BME Physicists’ Article in the Nature Communications Journal

The new phenomenon discovered by researchers of BME may open a new horizon in photonics.

The research team involving scientists of the Institute of Physics of the BME Faculty of Natural Sciences, and Estonian, Japanese and Dutch colleagues have recently published their new discovery in the prestigious Nature Communications Journal. Hungarian members of the research team are István Kézsmárki, Dávid Szaller, Sándor Bordács and Vilmos Kocsis. “

The phenomenon discovered may be illustrated by windows that allow you to see out but not see inside,” explained István Kézsmárki, associate professor, at present visiting professor at the University of Augsburg, leader of the research team. “If we want to use the window the opposite way - see in from outside – we have to turn the window around. The materials we examine have similar characteristics: they are transparent from one direction and absorb light from the other. The difference is – and this is the new discovery – that the transparent and absorbing directions can be reversed by magnetic or electric fields. Returning to the window-illustration, if we want the sunshine to come in in wintertime and the heat not to go out, we could simply reverse the transparent and non-transparent sides without turning the window itself.”

Research of the so-called multiferroic – ferroelectric and also ferromagnetic – crystals, which István Kézsmárki and his colleagues are experimenting with, got new impetus in the recent years when materials multiferroic on room temperature were discovered. These materials have special transparency and absorbing characteristics. In everyday life we often encounter with optical dichroism, when light in different polarization states travelling through a material experiences a varying absorption but the direction of the light rays does not influence the phenomenon. In case of multiferroic crystals researchers discovered that absorption varies according to polarization and also the direction of the light. “For the phenomenon we created the optical quadrochroism expression, which describes it clearly for scientists dealing with the subject,” added István Kézsmárki. “Quadro refers to the four combinations of the two propagation directions (forward or backward) and the two orthogonal polarizations of a light beam. Multiferroic materials see the four different states in four different colours.”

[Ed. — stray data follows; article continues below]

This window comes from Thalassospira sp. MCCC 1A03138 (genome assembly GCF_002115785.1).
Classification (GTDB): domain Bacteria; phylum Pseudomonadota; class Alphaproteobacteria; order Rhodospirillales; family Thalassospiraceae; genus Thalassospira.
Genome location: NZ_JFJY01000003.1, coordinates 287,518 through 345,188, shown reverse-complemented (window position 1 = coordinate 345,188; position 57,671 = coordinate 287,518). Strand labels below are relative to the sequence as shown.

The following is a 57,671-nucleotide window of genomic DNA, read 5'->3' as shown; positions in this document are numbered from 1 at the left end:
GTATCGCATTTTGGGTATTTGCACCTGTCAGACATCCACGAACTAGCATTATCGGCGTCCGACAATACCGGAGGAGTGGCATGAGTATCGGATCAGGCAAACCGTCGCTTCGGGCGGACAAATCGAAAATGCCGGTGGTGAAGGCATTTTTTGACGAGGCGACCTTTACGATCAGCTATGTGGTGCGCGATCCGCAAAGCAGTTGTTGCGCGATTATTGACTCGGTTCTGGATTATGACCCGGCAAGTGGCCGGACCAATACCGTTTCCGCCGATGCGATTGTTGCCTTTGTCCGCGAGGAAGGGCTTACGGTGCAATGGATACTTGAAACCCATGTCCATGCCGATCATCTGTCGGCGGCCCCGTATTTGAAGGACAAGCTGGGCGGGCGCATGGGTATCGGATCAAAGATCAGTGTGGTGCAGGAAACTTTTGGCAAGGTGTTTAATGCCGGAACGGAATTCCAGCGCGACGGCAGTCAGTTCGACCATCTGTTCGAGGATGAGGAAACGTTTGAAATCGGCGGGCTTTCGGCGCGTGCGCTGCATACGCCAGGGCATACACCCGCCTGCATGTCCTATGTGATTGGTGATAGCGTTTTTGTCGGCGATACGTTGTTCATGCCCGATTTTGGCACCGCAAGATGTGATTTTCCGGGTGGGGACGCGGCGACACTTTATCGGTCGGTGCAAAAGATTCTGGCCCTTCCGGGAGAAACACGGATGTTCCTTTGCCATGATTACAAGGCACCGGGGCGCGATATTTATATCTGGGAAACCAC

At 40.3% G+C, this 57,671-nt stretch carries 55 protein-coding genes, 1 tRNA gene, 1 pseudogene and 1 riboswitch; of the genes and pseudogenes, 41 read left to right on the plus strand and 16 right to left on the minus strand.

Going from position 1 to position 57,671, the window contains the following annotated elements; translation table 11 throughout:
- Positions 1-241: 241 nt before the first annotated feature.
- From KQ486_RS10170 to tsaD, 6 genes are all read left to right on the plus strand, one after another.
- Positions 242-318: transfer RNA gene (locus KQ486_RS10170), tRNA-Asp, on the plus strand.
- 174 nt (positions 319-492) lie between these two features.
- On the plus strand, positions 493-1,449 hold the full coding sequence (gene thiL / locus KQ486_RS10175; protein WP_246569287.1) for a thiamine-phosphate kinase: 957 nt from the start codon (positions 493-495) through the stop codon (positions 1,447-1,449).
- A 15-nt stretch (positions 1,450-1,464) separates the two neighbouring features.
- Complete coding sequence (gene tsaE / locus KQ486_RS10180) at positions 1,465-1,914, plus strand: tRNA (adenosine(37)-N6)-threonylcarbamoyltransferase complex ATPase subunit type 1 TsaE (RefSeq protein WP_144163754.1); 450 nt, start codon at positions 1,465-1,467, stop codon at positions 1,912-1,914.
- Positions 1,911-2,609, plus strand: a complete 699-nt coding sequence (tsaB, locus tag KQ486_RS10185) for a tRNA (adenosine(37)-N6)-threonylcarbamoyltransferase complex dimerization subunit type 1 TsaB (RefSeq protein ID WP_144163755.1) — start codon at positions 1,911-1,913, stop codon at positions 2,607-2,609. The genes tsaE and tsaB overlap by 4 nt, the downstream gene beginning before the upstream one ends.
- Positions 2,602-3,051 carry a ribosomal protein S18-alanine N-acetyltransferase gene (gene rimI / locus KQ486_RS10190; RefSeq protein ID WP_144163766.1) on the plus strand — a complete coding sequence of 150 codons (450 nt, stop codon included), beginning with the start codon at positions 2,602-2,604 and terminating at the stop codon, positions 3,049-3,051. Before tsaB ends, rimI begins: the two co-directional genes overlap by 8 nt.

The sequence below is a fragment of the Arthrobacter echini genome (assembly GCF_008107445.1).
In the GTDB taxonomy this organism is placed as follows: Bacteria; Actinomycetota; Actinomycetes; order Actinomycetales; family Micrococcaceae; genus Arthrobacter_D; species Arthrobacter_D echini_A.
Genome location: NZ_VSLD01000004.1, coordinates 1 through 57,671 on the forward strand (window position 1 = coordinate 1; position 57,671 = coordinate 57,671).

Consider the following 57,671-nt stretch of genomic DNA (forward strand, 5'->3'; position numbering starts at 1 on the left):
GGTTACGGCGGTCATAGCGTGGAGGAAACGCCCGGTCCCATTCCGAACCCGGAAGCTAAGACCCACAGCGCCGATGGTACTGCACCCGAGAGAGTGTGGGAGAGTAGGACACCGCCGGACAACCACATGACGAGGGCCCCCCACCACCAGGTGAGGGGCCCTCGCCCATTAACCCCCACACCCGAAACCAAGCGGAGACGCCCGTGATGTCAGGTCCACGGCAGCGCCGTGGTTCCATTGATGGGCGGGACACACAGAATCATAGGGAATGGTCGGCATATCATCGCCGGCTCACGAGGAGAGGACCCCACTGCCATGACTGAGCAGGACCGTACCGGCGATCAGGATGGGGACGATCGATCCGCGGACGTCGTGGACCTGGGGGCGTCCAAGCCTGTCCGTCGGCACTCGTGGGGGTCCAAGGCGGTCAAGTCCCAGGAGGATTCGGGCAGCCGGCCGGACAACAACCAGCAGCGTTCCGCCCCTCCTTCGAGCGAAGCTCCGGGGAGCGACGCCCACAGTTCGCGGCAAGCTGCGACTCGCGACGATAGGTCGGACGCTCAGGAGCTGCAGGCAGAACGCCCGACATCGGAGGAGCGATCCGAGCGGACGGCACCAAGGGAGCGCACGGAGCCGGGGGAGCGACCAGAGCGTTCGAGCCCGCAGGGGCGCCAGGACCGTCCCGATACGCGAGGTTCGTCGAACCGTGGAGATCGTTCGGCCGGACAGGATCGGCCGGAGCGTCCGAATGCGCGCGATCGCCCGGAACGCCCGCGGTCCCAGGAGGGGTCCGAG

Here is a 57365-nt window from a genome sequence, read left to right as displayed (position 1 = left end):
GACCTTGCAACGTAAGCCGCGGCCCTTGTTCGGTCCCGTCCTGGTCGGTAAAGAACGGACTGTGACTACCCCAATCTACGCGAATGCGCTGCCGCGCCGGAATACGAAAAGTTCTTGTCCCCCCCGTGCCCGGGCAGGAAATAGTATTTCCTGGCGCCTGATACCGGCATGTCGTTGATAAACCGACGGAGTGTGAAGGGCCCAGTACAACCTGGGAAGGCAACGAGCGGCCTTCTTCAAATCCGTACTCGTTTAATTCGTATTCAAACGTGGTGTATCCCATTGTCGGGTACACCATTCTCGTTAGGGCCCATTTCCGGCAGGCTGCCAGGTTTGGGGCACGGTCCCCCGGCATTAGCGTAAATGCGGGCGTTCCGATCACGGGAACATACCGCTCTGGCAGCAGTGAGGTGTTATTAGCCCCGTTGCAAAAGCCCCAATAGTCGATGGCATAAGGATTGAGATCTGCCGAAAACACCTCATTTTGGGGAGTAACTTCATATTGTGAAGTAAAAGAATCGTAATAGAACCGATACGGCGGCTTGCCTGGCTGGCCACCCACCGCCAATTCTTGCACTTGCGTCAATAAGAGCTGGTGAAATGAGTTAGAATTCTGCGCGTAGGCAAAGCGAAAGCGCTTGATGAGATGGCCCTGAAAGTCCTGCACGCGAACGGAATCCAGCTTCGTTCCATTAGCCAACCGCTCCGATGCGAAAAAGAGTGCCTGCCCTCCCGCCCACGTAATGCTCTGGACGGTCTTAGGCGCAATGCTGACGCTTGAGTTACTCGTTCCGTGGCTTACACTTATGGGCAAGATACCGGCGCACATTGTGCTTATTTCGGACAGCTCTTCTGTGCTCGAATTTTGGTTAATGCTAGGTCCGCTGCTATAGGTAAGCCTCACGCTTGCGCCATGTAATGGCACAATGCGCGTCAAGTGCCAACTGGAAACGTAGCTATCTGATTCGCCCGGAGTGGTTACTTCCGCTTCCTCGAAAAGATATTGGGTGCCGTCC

The innovation can be used in various forms in the future; primarily in the optical data processing technology. In the optical fibers information spreads as light or electromagnetic waves. When the sender and the receiver are far from each other amplifiers are included in the system, which increase the power of the signal but at the same time some of the signal power may be reflected back to its origin rather than being carried all the way along the cable to the far end, which hinders the operation of the system. In order to avoid this Faraday rotators or in other words optical isolators are used, which allow the transmission of light in only one direction. The materials examined in the present research programme may replace the existing optical isolators as they can be used as optical rectifiers; they can absorb the light reflected from the amplifiers. Another advantage of them is that the transparent and non-transparent direction can be changed so the sending and receiving ends can also be inverted.